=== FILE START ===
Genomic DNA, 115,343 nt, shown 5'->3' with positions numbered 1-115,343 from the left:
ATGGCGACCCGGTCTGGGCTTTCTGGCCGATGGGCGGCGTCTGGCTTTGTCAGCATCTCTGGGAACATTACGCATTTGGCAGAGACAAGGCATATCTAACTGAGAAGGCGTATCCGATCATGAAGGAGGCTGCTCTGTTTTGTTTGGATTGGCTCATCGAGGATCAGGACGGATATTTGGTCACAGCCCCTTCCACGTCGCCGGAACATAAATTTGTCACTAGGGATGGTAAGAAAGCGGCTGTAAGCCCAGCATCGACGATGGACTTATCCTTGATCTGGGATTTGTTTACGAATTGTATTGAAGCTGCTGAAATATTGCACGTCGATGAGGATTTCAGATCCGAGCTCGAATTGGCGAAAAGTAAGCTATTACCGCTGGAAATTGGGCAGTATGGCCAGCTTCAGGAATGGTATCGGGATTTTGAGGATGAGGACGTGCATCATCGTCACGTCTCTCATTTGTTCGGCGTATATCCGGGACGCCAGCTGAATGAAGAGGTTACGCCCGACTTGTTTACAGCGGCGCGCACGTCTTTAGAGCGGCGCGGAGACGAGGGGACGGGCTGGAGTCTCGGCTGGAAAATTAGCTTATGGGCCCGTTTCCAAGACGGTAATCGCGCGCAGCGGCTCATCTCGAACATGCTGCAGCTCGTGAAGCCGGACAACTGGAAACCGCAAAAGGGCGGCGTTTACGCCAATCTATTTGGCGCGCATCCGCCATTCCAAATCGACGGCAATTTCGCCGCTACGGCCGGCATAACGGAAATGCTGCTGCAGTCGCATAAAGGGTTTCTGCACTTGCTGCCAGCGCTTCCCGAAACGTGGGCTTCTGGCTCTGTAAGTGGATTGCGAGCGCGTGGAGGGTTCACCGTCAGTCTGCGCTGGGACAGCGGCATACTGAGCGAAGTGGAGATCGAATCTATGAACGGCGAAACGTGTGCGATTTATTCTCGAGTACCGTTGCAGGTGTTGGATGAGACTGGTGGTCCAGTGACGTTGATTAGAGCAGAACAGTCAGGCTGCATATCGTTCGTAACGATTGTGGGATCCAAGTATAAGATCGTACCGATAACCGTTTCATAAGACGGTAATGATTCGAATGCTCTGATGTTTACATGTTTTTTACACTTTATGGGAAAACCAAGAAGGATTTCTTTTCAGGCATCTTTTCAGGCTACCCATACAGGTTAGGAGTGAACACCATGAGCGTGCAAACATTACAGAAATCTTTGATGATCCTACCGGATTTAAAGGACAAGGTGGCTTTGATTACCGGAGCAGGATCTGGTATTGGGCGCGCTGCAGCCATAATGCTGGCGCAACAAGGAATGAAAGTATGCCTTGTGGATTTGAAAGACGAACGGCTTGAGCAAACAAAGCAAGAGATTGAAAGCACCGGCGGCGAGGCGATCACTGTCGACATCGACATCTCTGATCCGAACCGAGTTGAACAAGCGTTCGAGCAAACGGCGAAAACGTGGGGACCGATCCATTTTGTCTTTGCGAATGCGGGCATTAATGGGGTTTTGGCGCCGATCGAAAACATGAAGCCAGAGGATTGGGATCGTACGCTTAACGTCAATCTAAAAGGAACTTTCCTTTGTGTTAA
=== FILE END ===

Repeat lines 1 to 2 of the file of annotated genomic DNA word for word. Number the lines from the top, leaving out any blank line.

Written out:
Genomic DNA, 115,343 nt, shown 5'->3' with positions numbered 1-115,343 from the left:
ATGGCGACCCGGTCTGGGCTTTCTGGCCGATGGGCGGCGTCTGGCTTTGTCAGCATCTCTGGGAACATTACGCATTTGGCAGAGACAAGGCATATCTAACTGAGAAGGCGTATCCGATCATGAAGGAGGCTGCTCTGTTTTGTTTGGATTGGCTCATCGAGGATCAGGACGGATATTTGGTCACAGCCCCTTCCACGTCGCCGGAACATAAATTTGTCACTAGGGATGGTAAGAAAGCGGCTGTAAGCCCAGCATCGACGATGGACTTATCCTTGATCTGGGATTTGTTTACGAATTGTATTGAAGCTGCTGAAATATTGCACGTCGATGAGGATTTCAGATCCGAGCTCGAATTGGCGAAAAGTAAGCTATTACCGCTGGAAATTGGGCAGTATGGCCAGCTTCAGGAATGGTATCGGGATTTTGAGGATGAGGACGTGCATCATCGTCACGTCTCTCATTTGTTCGGCGTATATCCGGGACGCCAGCTGAATGAAGAGGTTACGCCCGACTTGTTTACAGCGGCGCGCACGTCTTTAGAGCGGCGCGGAGACGAGGGGACGGGCTGGAGTCTCGGCTGGAAAATTAGCTTATGGGCCCGTTTCCAAGACGGTAATCGCGCGCAGCGGCTCATCTCGAACATGCTGCAGCTCGTGAAGCCGGACAACTGGAAACCGCAAAAGGGCGGCGTTTACGCCAATCTATTTGGCGCGCATCCGCCATTCCAAATCGACGGCAATTTCGCCGCTACGGCCGGCATAACGGAAATGCTGCTGCAGTCGCATAAAGGGTTTCTGCACTTGCTGCCAGCGCTTCCCGAAACGTGGGCTTCTGGCTCTGTAAGTGGATTGCGAGCGCGTGGAGGGTTCACCGTCAGTCTGCGCTGGGACAGCGGCATACTGAGCGAAGTGGAGATCGAATCTATGAACGGCGAAACGTGTGCGATTTATTCTCGAGTACCGTTGCAGGTGTTGGATGAGACTGGTGGTCCAGTGACGTTGATTAGAGCAGAACAGTCAGGCTGCATATCGTTCGTAACGATTGTGGGATCCAAGTATAAGATCGTACCGATAACCGTTTCATAAGACGGTAATGATTCGAATGCTCTGATGTTTACATGTTTTTTACACTTTATGGGAAAACCAAGAAGGATTTCTTTTCAGGCATCTTTTCAGGCTACCCATACAGGTTAGGAGTGAACACCATGAGCGTGCAAACATTACAGAAATCTTTGATGATCCTACCGGATTTAAAGGACAAGGTGGCTTTGATTACCGGAGCAGGATCTGGTATTGGGCGCGCTGCAGCCATAATGCTGGCGCAACAAGGAATGAAAGTATGCCTTGTGGATTTGAAAGACGAACGGCTTGAGCAAACAAAGCAAGAGATTGAAAGCACCGGCGGCGAGGCGATCACTGTCGACATCGACATCTCTGATCCGAACCGAGTTGAACAAGCGTTCGAGCAAACGGCGAAAACGTGGGGACCGATCCATTTTGTCTTTGCGAATGCGGGCATTAATGGGGTTTTGGCGCCGATCGAAAACATGAAGCCAGAGGATTGGGATCGTACGCTTAACGTCAATCTAAAAGGAACTTTCCTTTGTGTTAA